To say that the future of the U.S. health care system is in the hands of voters in Georgia tomorrow is not hyperbole. We will soon know whether President-Elect Biden will have any chance of enacting changes he campaigned on to make health care both more affordable and more accessible.
With all the other races having been decided, the current makeup of the Senate is 50 Republicans and 48 Democrats. If either David Perdue or Kelly Loeffler is reelected, Mitch McConnell of Kentucky will remain in control of the Senate, and we can be certain that he will block any reform proposals Biden and Congressional Democrats might try to advance. If Perdue’s and Loeffler’s challengers—Jon Ossoff and Raphael Warnock, respectively—prevail, control of the Senate would shift to the Democrats because Vice President Kamala Harris would be able to cast the deciding vote for the Senate Majority Leader and also to break any tie votes on legislation.
Among other health care reforms, Biden has proposed lowering the age of Medicare eligibility to 60 and establishing a public health insurance option to compete with private insurers. He also campaigned on improving the Affordable Care Act to make federal subsidies available to more people. Currently, the cutoff for subsidies in the form of premium tax credits to help defray the cost of health insurance purchased through the state exchanges is 400 percent of the federal poverty level.
McConnell has vowed numerous times since the ACA was passed in 2010 to repeal the law “root and branch.” While he and his fellow Republicans have not been able to do that, they have stood in the way of any efforts to improve and expand the law to benefit more people.
Perdue, who was first elected in 2014, has voted repeatedly to overturn the law. If the repeal efforts had succeeded, all of the benefits of the ACA, including protections for people with pre-existing conditions, would have gone away. It’s worth noting that before the ACA was enacted, insurers had refused to sell coverage to millions of people because of a previous illness or condition. That’s one of the big reasons why the number of people without insurance in the United States had reached 50 million by the time President Obama signed the ACA into law. As a result of the ACA, insurers not only cannot refuse to sell coverage to anyone because of a pre-existing condition, but they also cannot charge people more because of their health status.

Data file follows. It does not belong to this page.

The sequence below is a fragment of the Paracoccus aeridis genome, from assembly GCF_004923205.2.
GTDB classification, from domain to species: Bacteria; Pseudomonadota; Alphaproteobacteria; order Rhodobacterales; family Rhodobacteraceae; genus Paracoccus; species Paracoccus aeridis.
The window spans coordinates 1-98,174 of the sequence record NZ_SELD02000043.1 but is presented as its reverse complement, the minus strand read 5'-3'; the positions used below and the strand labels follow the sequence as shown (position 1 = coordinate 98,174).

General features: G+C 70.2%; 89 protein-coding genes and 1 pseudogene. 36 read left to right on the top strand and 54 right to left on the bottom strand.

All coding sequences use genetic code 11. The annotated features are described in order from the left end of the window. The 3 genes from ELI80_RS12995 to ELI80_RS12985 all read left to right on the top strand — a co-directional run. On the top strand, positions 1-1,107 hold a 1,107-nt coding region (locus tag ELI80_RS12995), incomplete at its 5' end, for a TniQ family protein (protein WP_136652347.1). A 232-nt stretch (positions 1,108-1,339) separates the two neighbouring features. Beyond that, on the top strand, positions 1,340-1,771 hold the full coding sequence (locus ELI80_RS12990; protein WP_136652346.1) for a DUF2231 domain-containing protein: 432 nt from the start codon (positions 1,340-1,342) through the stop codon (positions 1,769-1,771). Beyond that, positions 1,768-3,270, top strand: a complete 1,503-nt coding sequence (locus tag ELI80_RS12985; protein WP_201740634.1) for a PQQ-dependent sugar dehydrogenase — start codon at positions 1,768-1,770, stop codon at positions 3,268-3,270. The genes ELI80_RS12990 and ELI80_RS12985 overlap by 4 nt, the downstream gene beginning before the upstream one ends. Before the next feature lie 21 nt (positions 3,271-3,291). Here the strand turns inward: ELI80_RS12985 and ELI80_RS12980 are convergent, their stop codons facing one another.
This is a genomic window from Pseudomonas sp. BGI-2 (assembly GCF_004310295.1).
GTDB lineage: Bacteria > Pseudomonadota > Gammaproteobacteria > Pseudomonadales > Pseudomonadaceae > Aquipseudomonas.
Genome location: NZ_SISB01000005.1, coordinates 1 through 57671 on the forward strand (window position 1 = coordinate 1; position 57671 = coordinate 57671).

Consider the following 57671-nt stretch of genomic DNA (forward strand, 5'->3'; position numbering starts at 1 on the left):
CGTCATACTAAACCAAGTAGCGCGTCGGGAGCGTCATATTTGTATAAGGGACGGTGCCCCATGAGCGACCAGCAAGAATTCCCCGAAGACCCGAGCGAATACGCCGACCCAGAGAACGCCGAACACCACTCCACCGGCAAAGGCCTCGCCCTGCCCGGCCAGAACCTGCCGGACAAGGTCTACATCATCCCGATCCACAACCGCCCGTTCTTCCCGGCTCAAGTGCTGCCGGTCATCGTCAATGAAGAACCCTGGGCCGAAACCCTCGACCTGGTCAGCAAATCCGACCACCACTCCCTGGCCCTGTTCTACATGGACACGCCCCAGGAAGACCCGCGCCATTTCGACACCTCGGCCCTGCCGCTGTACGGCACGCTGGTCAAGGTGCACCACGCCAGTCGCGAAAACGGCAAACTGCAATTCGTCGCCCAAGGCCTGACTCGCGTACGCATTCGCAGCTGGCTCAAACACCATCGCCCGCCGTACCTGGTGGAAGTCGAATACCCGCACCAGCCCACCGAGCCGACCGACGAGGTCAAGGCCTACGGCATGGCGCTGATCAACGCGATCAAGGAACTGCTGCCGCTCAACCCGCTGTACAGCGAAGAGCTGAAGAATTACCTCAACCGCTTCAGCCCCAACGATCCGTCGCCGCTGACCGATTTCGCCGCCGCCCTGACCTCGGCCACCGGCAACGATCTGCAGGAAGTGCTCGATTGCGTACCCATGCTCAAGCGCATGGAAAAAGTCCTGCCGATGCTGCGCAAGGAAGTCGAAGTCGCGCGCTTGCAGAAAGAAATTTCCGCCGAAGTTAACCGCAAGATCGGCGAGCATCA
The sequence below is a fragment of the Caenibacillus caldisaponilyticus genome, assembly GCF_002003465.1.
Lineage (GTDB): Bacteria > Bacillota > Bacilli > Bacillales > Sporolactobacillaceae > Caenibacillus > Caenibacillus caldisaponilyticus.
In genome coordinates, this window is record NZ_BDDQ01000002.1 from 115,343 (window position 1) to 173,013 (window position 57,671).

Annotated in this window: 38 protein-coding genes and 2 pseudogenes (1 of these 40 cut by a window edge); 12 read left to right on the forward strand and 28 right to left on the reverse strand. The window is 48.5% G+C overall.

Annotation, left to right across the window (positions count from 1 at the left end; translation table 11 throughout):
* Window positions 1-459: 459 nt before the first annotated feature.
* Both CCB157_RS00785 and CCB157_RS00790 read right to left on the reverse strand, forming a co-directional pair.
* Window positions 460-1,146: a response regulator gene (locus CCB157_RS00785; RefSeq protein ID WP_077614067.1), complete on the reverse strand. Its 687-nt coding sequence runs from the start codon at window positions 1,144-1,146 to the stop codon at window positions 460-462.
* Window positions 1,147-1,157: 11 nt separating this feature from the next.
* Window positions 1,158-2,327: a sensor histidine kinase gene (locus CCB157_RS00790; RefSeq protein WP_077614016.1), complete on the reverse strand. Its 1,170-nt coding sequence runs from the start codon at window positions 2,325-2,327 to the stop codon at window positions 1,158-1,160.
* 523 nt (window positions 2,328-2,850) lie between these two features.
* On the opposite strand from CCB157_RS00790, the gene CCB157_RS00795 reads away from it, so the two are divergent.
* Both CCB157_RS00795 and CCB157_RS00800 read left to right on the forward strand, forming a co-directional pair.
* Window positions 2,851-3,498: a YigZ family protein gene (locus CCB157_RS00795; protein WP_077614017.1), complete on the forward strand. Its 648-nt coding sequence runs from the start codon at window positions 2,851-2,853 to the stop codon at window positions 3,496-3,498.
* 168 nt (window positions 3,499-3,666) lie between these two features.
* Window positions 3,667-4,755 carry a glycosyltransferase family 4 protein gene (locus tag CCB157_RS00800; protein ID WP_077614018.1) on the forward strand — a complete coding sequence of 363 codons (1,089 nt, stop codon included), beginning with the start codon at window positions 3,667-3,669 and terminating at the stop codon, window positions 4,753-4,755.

Loeffler has only been in the Senate for a year—she was appointed by Georgia Gov. Brian Kemp in December 2019 to replace Sen. Johnny Isakson, who resigned—but she has also been hostile to the Affordable Care Act. She has become popular with insurance companies, though, because she has campaigned on allowing insurers to sell policies that cost less, but offer fewer benefits than is permitted by the ACA, which, thankfully, outlawed the sale of “junk insurance.” Loeffler, the richest person in the Senate, wants to once again put more Americans at risk of being inadequately insured.
Perdue is also a favorite of the health insurance industry. He is one of the few members of the Senate to have received campaign donations from the political action committees (PACs) of every one of the six biggest for-profit health insurers (Anthem, Cigna, Centene, CVS/Aetna, Humana and UnitedHealth Group). In fact, one of Perdue’s top five contributors since 2015 is Centene, which manages several states’ Medicaid programs and sells Medicare Advantage plans in numerous markets across the country.
If Ossoff and Warnock win tomorrow, McConnell will have to turn the gavel over to Democrat Chuck Schumer of New York, the current Minority Leader. Georgians played a key role in the presidential race in November. As important as their votes were then, they are even more important now.